The word “fidget” has come across my radar multiple times this week, and while the word itself doesn’t sound inspiring, the difference it makes for those who need it, really can be. To help highlight the significance of this little word, I give you some background or context as to why it holds such relevance for me in my practice.
One role I play as an OT, is to help establish “sensory diets” for the kids with whom I work. A sensory diet is exactly what it sounds like…making sure a child gets their daily requirements of necessary sensory inputs to fuel the brain and body, to optimize function or health of the nervous system. Every person has individual preferences and needs for certain types of inputs, based on their individual neurological systems. Some people need more movement, some people need more sound, some people need more chewing, and some people prefer to touch everything they can get their hands on. The theory is (and I’ve seen it work) when a person gets the inputs they need, their nervous system is more organized and efficient and that person can function more optimally to meet the demands of what is going on around them, whether it be work, school, conversation, or reading a book. Case example, one young boy I worked with had difficulty staying awake at school but when he was awake spent much time touching other people, invading their space, and/or touching their belongings. He was constantly seeking food or drink and the ongoing requests for snacks or walks to the water fountain became disruptions to the classroom routines and the learning for other students. Not to mention the negative social interactions and aggression that ensued, when this boy invaded other people’s personal space and belongings. In OT, we implemented multiple activities for him to do at school at various intervals throughout the day, such as use of a bite and suck Camel Bak water bottle (see previous post), trigeminal face-tapping 2-3x/day, use of an inflated seat cushion, chewing gum, use of therapy putty to squeeze, regular walk-breaks, and use of deep touch pressure in the form of a steam roll, as often as could be provided. This young man no longer falls asleep on the floor, he is able to complete approximately 80% of his written work vs. refusing all of it, he remains in class x approx. 20 min’s at a time vs. 5 min’s and while he still seeks food and drink and touches other people way too often, he has decreased those incidents by nearly 30%. While this boy has received multiple interventions in addition to his sensory diet including medication, therapy, and behavioral incentives, he is now able to ask for the input he desires or needs, and clearly changes his ability to participate in class, when he is using them. This boys “sensory diet” included fidgets, which helped him meet his daily needs of various sensory inputs. Fidgets can be like little snacks throughout the day that prevent us from needing a larger meal or tide us over until it’s time to really eat. By tuning into our small activities that help us focus or “feel better”, like fidgeting, we can begin to help ourselves function better in multiple environments and for kids with problems of attention, offering fidgets can be one way of helping them learn to manage some of the more difficult tasks they face.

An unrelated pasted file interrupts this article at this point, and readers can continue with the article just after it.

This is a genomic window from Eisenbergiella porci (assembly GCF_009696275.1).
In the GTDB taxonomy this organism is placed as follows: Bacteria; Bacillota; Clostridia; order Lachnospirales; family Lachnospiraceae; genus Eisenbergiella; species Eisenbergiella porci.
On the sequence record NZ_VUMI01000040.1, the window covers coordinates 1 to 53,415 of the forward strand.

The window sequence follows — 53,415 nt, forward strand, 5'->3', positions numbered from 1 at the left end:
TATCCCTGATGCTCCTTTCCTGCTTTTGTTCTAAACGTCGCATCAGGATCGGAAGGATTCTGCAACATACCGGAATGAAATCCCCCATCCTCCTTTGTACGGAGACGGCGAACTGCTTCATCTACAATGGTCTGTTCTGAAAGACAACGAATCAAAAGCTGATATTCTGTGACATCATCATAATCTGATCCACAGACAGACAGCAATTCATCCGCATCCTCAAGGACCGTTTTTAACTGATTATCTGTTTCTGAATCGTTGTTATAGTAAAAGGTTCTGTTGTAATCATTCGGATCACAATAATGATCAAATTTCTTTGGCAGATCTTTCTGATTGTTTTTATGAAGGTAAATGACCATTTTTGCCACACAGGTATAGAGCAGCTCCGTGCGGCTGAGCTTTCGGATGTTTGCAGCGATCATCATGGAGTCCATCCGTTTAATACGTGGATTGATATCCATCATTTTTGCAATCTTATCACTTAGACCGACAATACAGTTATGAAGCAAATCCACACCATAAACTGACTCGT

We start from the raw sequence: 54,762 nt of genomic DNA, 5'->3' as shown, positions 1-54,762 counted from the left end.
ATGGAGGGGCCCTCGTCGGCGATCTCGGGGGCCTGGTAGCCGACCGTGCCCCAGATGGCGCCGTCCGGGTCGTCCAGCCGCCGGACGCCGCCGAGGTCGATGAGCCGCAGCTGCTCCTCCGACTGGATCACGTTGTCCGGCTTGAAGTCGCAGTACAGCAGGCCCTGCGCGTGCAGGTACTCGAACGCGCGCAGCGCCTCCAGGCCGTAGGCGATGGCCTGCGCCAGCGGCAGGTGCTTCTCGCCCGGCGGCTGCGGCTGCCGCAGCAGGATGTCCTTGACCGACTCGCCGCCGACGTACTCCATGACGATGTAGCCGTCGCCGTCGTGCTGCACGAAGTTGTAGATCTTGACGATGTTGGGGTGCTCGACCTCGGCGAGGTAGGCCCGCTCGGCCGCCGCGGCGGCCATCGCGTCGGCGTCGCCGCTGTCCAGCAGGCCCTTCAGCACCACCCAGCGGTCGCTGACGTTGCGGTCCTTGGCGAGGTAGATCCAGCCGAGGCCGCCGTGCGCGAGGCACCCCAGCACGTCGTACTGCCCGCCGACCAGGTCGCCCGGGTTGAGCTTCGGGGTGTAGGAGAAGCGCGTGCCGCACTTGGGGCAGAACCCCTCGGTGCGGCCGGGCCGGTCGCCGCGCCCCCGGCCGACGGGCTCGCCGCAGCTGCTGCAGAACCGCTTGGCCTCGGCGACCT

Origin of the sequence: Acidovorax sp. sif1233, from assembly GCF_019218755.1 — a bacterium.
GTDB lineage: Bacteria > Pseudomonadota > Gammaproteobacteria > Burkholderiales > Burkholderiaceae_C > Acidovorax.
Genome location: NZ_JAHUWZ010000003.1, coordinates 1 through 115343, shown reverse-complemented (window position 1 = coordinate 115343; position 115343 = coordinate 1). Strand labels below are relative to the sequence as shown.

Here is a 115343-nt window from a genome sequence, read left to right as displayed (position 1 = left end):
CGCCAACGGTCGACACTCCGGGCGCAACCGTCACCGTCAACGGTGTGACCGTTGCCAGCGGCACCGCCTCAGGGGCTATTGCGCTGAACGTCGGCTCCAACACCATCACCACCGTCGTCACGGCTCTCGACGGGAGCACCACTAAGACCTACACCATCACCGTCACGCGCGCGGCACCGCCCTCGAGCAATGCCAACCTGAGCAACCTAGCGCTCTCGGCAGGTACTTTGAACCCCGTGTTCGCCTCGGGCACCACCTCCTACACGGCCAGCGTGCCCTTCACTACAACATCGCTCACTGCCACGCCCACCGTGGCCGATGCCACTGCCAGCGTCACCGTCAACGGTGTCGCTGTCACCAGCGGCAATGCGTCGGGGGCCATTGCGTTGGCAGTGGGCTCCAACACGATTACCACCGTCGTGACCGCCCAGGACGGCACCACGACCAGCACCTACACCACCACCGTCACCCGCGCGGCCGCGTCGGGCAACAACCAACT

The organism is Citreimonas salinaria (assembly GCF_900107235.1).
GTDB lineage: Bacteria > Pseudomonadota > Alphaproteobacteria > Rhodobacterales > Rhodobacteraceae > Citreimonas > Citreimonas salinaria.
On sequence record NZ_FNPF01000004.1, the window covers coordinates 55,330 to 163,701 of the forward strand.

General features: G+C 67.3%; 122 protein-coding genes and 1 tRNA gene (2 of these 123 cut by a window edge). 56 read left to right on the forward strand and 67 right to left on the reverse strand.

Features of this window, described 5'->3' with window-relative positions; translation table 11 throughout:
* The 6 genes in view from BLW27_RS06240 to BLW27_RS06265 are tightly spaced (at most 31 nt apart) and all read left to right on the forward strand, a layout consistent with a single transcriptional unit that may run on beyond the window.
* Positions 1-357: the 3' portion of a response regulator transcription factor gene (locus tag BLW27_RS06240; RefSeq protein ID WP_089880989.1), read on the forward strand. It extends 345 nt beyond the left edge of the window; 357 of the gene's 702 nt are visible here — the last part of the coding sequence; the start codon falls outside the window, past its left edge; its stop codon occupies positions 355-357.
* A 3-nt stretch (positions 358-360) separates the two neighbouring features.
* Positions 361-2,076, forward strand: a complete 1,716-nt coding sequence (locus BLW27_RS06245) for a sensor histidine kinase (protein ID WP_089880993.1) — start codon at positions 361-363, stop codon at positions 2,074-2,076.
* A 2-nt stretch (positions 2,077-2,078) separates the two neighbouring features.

Many people are familiar with the word “fidget” as a verb, meaning to move around nervously: to move around in a restless, absent-minded, or uneasy manner (Bing dictionary). But in my (OT) world it can also mean doing an activity that uses a sense other than that required for the primary task (think doodling while talking on the phone, clicking a pen while giving an oral presentation, or listening to music while doing homework or reading the newspaper). According to Sydney Zentall, Ph.D., fidgeting can enhance performance in children with ADHD. A great overview on use of Fidgets: Toys or Tools can be found at KidCompanions blog. They reference several books that are now on my work list of books I want to read. If a person shows a need for fidgeting, putting something in their hands to hold, manipulate, feel, or play with, could actually improve their concentration. In the case above, the young boy I worked with was able to improve his class participation by adding things he could do at the same time as his classwork or lessons (water bottle, chewing gum, therapy putty, wiggling on the seat cushion). These types of inputs likely work because our sensory systems are all designed to work together simultaneously and spontaneously. When one sensory system (or several) are not doing their job(s), the brain and body struggle to make sense of what’s going on around us or to figure out how to automatically respond. Thus some people (and many of the kids I work with) seek out more input. It is the nervous system’s inherent way of getting the input it needs to make sense of the world. A child who is touching everything, may be looking for more touch input. A child who is constantly moving, may need that movement to get more information about where he is in space. If holding or playing with something in the hands gives more input through the sense of touch and the small movements of the fingers and hands, why not use it? If it becomes a distraction in and of itself, that item clearly isn’t meeting the need and other options may need to be explored.